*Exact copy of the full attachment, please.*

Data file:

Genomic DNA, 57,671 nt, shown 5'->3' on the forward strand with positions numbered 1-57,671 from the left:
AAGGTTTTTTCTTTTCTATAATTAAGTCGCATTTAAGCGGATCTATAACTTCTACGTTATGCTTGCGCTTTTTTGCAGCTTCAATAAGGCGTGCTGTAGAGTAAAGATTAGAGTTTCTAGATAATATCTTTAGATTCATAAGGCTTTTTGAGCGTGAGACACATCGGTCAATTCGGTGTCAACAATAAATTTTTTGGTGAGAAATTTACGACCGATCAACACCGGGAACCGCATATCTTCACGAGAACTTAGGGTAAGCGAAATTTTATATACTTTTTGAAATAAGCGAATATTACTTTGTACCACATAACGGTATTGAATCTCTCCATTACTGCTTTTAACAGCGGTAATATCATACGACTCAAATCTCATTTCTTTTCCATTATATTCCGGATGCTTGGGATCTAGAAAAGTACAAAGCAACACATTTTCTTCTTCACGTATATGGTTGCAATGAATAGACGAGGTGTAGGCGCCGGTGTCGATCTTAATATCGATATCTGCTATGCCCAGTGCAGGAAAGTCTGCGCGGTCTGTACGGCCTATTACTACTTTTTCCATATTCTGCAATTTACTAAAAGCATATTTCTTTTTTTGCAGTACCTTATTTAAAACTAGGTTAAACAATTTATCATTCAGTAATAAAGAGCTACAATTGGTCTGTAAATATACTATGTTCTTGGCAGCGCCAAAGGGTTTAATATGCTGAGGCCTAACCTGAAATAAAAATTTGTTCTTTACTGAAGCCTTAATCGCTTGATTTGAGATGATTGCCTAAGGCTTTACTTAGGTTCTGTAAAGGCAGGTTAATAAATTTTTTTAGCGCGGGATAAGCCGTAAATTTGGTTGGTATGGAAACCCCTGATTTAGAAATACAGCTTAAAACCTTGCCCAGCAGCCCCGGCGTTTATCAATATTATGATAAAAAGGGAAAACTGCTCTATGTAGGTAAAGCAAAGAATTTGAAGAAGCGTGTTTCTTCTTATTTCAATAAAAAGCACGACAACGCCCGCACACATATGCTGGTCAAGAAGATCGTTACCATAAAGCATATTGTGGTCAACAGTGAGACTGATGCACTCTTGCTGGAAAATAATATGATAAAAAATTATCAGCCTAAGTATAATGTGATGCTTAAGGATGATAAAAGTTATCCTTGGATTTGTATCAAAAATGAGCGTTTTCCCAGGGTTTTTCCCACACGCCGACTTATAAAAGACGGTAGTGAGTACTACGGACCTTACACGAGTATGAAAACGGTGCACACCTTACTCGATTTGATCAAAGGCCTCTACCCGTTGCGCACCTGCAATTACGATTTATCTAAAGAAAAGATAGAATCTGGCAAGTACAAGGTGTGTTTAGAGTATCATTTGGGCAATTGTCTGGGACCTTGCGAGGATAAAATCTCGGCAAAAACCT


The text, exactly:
Genomic DNA, 57,671 nt, shown 5'->3' on the forward strand with positions numbered 1-57,671 from the left:
AAGGTTTTTTCTTTTCTATAATTAAGTCGCATTTAAGCGGATCTATAACTTCTACGTTATGCTTGCGCTTTTTTGCAGCTTCAATAAGGCGTGCTGTAGAGTAAAGATTAGAGTTTCTAGATAATATCTTTAGATTCATAAGGCTTTTTGAGCGTGAGACACATCGGTCAATTCGGTGTCAACAATAAATTTTTTGGTGAGAAATTTACGACCGATCAACACCGGGAACCGCATATCTTCACGAGAACTTAGGGTAAGCGAAATTTTATATACTTTTTGAAATAAGCGAATATTACTTTGTACCACATAACGGTATTGAATCTCTCCATTACTGCTTTTAACAGCGGTAATATCATACGACTCAAATCTCATTTCTTTTCCATTATATTCCGGATGCTTGGGATCTAGAAAAGTACAAAGCAACACATTTTCTTCTTCACGTATATGGTTGCAATGAATAGACGAGGTGTAGGCGCCGGTGTCGATCTTAATATCGATATCTGCTATGCCCAGTGCAGGAAAGTCTGCGCGGTCTGTACGGCCTATTACTACTTTTTCCATATTCTGCAATTTACTAAAAGCATATTTCTTTTTTTGCAGTACCTTATTTAAAACTAGGTTAAACAATTTATCATTCAGTAATAAAGAGCTACAATTGGTCTGTAAATATACTATGTTCTTGGCAGCGCCAAAGGGTTTAATATGCTGAGGCCTAACCTGAAATAAAAATTTGTTCTTTACTGAAGCCTTAATCGCTTGATTTGAGATGATTGCCTAAGGCTTTACTTAGGTTCTGTAAAGGCAGGTTAATAAATTTTTTTAGCGCGGGATAAGCCGTAAATTTGGTTGGTATGGAAACCCCTGATTTAGAAATACAGCTTAAAACCTTGCCCAGCAGCCCCGGCGTTTATCAATATTATGATAAAAAGGGAAAACTGCTCTATGTAGGTAAAGCAAAGAATTTGAAGAAGCGTGTTTCTTCTTATTTCAATAAAAAGCACGACAACGCCCGCACACATATGCTGGTCAAGAAGATCGTTACCATAAAGCATATTGTGGTCAACAGTGAGACTGATGCACTCTTGCTGGAAAATAATATGATAAAAAATTATCAGCCTAAGTATAATGTGATGCTTAAGGATGATAAAAGTTATCCTTGGATTTGTATCAAAAATGAGCGTTTTCCCAGGGTTTTTCCCACACGCCGACTTATAAAAGACGGTAGTGAGTACTACGGACCTTACACGAGTATGAAAACGGTGCACACCTTACTCGATTTGATCAAAGGCCTCTACCCGTTGCGCACCTGCAATTACGATTTATCTAAAGAAAAGATAGAATCTGGCAAGTACAAGGTGTGTTTAGAGTATCATTTGGGCAATTGTCTGGGACCTTGCGAGGATAAAATCTCGGCAAAAACCT